The case for long-short as Fenton romps home in first year

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If active managers perform better than passive managers in volatile or downward-trending markets, then you’d have to think that very active managers, such as those which blend a mix of long and short positions, would do better still. And the evidence is, on average, they do. According to Sean Fenton, a long-short specialist manager, an extra advantage can be had by being style neutral in your stock selection.

Fenton has recently concluded his first year at his new boutique, Sage Capital, which has two long-short funds. One is a 150:50 long-short fund called ‘Equity Plus’ and the other a market neutral ‘Absolute Return’ fund. They both were comfortably positive and beat the negative performance of the benchmark ASX 200 over the year to June. The 150:50 fund beat its benchmark by 8.16 percentage points and the market neutral fund beat its cash benchmark by 12.73 percentage points.

Fenton launched the ‘alpha extension’ (Alpha Plus) fund at Tribeca Investment Partners in 2006, shortly after he joined the boutique from AMP Capital. Since inception, the Alpha Plus fund has beaten its ASX 200 benchmark over every measured period: one month, three months, one year, three years, five years and seven years. Since inception, it’s annualised performance, as at August 31, is 8.77 per cent after fees, compared with the ASX 200’s 5.75 per cent. The fund has been managed by Jun Bei Liu since April last year when Fenton left to set up Sage Capital. She had worked with Fenton on the fund for nearly four years before succeeding him.

The latest Mercer survey shows that alpha extension (150:50) strategies performed better in risk and return than both long-only Aussie equities and the ASX 200 index over the past 10 years. The five-year numbers are also good for long-short. Over the 10 years to August 2020 long-short managers returned 10.41 per cent, before fees, compared with the index’s 7.75 per cent. All long-short managers in the survey beat the index, with a median excess return of 2.66 per cent a year over that 10-year period. With long-only managers, the median beat the index with a return of 8.79 per cent. The five-year median numbers were 8.71 per cent for long-short, 8.55 per cent for long only and 7.51 per cent for the index.

Ronan McCabe, the head of portfolio management for the Pacific region at Mercer, said that despite the rise of passive management over the past decade, active management remained a strong driver of returns in Australian shares. While long-only managers performed well – especially the top-quartile managers which showed a 2.9 percentage point advantage over the index, gross of fees, in the past five years and 2.2 percentage points over 10 years – the data revealed even stronger numbers for long-short managers over both periods.

McCabe said: “Median and top-quartile managers are achieving these active returns with relatively low volatility versus the benchmark. This leads to better risk-adjusted returns. While strong active returns are very good, the relatively high risk-adjusted return for top-quartile managers is even better. This leads to more efficient portfolios and better outcomes for investors when adjusted for volatility.”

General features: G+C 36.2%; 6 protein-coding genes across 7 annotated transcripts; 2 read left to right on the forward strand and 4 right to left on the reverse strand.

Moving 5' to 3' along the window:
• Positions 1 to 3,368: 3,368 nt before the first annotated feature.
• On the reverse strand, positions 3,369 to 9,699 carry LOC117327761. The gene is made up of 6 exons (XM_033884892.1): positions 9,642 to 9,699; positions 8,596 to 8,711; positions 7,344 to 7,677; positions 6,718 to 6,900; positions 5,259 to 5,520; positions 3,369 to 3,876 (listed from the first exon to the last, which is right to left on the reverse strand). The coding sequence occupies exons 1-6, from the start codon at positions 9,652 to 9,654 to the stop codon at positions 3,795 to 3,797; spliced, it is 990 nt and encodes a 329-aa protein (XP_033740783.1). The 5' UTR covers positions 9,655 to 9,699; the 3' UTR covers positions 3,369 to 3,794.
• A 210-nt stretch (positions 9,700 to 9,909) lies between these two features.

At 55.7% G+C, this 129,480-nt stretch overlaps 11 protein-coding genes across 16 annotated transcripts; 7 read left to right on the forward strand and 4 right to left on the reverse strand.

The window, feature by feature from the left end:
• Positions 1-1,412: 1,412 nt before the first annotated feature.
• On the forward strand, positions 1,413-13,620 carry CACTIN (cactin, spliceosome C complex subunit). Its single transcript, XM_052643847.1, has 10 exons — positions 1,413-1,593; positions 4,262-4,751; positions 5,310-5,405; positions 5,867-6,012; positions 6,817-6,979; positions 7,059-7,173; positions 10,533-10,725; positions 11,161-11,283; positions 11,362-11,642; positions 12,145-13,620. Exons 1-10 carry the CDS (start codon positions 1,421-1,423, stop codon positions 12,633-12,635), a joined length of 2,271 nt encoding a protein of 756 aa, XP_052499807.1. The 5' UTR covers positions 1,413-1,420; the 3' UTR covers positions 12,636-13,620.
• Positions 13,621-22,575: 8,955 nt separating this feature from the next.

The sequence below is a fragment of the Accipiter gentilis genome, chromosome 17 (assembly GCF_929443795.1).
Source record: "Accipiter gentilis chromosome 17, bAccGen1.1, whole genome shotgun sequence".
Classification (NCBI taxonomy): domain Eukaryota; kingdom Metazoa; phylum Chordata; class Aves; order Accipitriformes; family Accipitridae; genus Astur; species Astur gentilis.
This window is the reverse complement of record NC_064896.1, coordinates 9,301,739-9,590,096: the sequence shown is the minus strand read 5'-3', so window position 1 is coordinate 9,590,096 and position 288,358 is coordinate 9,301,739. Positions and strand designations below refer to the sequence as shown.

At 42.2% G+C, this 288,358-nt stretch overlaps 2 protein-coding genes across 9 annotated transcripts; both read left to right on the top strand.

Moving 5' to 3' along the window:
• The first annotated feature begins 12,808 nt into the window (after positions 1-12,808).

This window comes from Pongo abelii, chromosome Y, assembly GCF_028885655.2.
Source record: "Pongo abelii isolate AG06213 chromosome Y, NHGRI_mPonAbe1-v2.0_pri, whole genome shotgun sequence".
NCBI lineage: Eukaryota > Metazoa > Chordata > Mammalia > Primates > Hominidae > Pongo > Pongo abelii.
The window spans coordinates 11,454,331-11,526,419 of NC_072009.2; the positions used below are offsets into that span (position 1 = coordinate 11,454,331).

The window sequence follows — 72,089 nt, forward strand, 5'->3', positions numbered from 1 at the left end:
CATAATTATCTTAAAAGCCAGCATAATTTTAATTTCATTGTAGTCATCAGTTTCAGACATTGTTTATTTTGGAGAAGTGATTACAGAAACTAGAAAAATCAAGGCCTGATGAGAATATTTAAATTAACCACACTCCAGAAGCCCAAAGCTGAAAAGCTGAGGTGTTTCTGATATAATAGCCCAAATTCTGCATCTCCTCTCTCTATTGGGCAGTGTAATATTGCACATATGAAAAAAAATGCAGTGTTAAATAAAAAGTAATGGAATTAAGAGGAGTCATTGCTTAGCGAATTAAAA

At Sage Capital the funds are style neutral because this offers even more opportunities, Fenton says. Sage Capital splits the market into eight groups and adopts a neutral stance overall to each group. They are: defensive; domestic cyclicals; global cyclicals; growth; gold; resources; REITs; and, yield. “We are not taking a bet on whether growth will beat value or vice versa,” he says. “And we don’t try to predict what central bankers are going to do. I gave up doing that 10 years ago.”

He says that one of the reasons he wanted to set up his own business was to get a clearer focus and alignment of investment style from the team. “It helps to have four people together living and breathing the strategies and not with other functions to perform as well,” he says. The other three portfolio managers are Kelli Meagher, with whom Fenton worked during his seven years at AMP Capital, and James Delaney and Peter Moore, both of whom he worked with at Tribeca.

All non-investment services are being provided by Channel Capital, based in Brisbane (with a Sydney office), which provides sales and marketing as well as the backoffice functions such as RE, unit pricing and settlements. Sage Capital is 100 per cent owned by the staff but Channel Capital has a revenue share in the business.

On the sales and marketing effort, Fenton says that Channel shoulders much of the burden but “at some stage investors will want to hear from a portfolio manager”. He says a ‘PM’ who completely stays away from investors either has an extraordinary marketing team behind them or not much in the way of FUM.”

So, has the successor beaten her former boss using the same strategy? Not yet, but she came close. In the year to June 30, Fenton’s Equity Plus Sage Capital fund achieved a return of 3.08 per cent after fees compared with Jun Bei Liu’s 2.53 per cent for Tribeca’s Alpha Plus fund. It’s nice to see the index coming last for once.

Note: additional reporting by James Savage CFA.

– G.B.

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